Missouri lawmaker apologizes for DWI citation

A southeast Missouri lawmaker apologized Friday for being arrested on suspicion of driving while intoxicated but said he will remain in office while likely seeking counseling.

Democratic Rep. Steve Hodges acknowledged in an interview with The Associated Press that he had been drinking alcohol Wednesday evening and had been driving his vehicle. But he said he didn’t believe he was drunk when he was picked up by police early Thursday morning.

Hodges, of East Prairie, said he was on his way back from a late-night drive for food when he stopped his vehicle in a parking lot, got out, slipped while stepping on ice and then had trouble getting back up. He said Jefferson City police responded to the scene and took him to a hospital.

Police Capt. Doug Shoemaker said Hodges was arrested and issued a summons for suspicion of driving while intoxicated. He said Hodges was released from the hospital without being taken to jail.

Hodges said the incident capped a stressful few days. He said a longtime friend recently died from cancer. Hodges turned age 65 on Sunday. And on Wednesday, his divorce from his wife of 41 years was finalized.

“It’s not an excuse for anything, it’s an explanation,” Hodges told the AP. “I’m sorry it happened.”

He issued a written statement Friday saying he “failed to exhibit a high level of responsibility” and had recently “experienced several highly stressful, life-changing events.” He said in the written statement that he plans to “take the steps to prevent any similar error in judgment in the future.”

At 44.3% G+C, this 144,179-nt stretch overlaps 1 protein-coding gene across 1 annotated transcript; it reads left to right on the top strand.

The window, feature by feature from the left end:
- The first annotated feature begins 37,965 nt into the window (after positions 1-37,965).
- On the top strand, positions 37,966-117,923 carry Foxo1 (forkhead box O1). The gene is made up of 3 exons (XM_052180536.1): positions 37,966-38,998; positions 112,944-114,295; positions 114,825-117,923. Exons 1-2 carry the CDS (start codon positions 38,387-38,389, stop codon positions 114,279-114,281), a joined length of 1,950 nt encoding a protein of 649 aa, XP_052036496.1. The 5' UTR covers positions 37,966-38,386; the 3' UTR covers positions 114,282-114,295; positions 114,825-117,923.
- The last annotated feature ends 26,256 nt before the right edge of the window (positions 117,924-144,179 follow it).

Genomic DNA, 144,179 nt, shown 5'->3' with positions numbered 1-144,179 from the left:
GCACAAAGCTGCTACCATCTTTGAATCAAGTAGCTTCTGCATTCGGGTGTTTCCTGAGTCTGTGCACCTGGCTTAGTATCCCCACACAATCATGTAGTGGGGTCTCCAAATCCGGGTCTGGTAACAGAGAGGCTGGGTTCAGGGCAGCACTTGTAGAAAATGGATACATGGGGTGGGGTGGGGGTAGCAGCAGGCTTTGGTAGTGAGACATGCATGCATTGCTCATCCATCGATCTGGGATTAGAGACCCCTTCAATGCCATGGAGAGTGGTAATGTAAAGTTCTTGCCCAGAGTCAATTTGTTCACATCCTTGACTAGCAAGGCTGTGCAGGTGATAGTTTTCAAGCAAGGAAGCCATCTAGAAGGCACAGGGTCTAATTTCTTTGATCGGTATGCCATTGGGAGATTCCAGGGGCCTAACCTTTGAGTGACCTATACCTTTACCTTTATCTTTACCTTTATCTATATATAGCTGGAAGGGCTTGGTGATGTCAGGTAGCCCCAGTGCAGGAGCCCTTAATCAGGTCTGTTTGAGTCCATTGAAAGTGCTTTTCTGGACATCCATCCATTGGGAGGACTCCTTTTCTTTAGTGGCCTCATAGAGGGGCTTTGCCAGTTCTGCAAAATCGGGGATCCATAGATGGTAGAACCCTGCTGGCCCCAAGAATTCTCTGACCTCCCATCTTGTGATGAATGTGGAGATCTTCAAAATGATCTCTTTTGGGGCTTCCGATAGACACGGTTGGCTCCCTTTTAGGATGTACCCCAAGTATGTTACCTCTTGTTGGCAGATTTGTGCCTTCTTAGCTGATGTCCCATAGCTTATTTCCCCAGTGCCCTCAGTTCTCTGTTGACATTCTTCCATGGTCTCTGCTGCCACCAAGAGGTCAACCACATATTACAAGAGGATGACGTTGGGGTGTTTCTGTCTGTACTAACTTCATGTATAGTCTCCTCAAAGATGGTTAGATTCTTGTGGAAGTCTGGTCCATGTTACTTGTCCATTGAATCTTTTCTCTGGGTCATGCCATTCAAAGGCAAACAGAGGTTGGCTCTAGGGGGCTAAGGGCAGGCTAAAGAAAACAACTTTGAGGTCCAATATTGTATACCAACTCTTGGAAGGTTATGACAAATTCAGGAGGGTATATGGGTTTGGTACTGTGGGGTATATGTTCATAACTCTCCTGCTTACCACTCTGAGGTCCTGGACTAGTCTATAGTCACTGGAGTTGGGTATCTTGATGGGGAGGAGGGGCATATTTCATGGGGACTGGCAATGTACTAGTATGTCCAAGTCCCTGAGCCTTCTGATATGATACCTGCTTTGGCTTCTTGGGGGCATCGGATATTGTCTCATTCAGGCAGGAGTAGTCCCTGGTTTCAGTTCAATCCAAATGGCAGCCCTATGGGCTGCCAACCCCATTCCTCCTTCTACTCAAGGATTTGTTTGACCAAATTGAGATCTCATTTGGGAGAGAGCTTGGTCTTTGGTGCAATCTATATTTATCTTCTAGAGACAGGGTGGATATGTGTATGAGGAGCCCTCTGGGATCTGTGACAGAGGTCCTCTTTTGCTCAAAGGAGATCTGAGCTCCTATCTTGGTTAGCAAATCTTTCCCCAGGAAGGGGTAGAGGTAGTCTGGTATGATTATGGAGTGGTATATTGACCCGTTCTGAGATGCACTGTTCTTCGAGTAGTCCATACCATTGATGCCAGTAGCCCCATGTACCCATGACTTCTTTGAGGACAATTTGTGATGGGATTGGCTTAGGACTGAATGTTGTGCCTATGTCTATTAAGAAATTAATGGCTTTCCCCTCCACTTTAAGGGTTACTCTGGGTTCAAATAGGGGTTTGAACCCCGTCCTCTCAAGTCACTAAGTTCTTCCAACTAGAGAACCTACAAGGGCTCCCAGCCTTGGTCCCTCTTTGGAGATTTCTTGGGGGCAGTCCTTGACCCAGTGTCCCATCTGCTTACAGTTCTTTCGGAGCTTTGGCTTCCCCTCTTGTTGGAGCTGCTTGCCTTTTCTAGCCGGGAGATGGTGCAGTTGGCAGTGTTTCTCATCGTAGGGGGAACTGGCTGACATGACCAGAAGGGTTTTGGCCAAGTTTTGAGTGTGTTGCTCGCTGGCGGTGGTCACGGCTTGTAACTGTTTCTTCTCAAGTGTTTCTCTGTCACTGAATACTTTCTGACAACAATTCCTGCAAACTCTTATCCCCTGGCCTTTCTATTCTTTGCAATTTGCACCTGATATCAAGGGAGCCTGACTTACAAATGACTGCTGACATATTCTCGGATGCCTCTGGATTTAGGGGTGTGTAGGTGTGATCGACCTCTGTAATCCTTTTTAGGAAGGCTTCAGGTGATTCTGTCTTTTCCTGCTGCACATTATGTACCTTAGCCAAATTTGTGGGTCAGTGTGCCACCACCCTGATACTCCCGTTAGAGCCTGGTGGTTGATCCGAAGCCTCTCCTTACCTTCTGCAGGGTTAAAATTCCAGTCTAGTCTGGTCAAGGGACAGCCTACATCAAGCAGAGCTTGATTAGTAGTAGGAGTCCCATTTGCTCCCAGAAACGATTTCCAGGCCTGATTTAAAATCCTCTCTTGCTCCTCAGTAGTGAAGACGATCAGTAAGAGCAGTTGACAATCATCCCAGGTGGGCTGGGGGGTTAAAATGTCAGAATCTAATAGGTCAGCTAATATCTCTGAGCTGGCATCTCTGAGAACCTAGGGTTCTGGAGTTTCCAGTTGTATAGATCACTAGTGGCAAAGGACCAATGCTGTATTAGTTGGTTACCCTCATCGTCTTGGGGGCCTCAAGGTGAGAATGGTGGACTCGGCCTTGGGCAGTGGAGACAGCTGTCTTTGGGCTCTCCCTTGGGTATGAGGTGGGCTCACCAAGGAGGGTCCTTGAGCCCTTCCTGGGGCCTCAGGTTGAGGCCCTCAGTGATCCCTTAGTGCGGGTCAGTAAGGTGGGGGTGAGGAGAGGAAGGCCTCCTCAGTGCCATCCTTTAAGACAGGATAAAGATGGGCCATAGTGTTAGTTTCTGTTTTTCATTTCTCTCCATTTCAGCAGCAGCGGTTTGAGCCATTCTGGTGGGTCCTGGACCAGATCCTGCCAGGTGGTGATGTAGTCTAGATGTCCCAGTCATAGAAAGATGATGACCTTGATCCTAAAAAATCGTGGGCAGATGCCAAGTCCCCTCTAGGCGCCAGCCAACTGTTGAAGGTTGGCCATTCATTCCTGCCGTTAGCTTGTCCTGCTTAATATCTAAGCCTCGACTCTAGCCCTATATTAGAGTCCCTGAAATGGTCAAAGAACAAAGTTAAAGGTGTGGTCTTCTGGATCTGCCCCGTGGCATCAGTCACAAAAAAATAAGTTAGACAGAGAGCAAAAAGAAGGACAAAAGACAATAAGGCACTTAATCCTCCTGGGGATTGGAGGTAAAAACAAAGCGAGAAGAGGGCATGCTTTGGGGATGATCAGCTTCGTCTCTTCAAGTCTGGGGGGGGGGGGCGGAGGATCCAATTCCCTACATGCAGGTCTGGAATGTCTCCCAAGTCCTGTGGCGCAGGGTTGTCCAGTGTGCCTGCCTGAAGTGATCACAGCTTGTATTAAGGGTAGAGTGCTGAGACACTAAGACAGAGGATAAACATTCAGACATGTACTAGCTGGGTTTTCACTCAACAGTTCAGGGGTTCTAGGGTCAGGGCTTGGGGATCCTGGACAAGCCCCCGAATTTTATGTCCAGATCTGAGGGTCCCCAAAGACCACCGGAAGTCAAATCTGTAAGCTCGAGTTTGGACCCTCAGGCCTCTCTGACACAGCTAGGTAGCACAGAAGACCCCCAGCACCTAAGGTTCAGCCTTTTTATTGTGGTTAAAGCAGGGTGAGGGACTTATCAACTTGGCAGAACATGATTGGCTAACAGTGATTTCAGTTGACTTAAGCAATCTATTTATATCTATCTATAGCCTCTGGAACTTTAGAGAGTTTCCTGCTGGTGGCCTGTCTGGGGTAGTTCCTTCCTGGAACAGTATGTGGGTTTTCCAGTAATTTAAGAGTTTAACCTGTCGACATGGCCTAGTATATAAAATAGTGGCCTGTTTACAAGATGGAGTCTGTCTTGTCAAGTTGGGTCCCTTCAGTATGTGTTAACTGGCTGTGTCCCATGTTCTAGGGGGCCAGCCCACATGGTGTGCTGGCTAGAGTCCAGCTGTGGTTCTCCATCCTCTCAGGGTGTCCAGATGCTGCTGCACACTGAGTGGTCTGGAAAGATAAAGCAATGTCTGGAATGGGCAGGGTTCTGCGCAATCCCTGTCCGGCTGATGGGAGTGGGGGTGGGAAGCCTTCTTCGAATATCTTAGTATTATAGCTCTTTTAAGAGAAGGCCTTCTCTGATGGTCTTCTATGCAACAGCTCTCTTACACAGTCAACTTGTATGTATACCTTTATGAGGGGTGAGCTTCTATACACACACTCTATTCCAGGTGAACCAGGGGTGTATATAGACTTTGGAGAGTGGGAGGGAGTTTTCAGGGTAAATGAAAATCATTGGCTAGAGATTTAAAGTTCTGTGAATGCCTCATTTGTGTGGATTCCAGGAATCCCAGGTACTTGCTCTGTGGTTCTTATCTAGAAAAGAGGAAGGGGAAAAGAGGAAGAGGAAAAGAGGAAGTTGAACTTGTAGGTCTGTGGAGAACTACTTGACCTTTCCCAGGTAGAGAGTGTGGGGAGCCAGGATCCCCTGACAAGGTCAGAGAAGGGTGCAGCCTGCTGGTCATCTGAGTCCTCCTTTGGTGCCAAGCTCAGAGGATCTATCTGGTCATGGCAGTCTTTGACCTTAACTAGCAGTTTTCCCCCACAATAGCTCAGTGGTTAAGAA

Hodges told the AP: “I plan to see about, at the very least, outpatient counseling.”

Hodges is a former grocery store owner and high school sports referee who spent a dozen years on a local school board and first won election to the Missouri House in 2006. He is prohibited by term limits from seeking re-election this year.

He ran unsuccessfully last year against Republican state Rep. Jason Smith in a special election for a vacant U.S. House seat.

Hodges said he hopes his legislative legacy isn’t defined by his arrest.

“I think the last day I walk out of here, whenever that is, you or anybody else who knows me will be able to say, ‘Hey, he did his job. Did he make a mistake on Feb. 6? Yeah, but I think he was a good representative,’” Hodges said.

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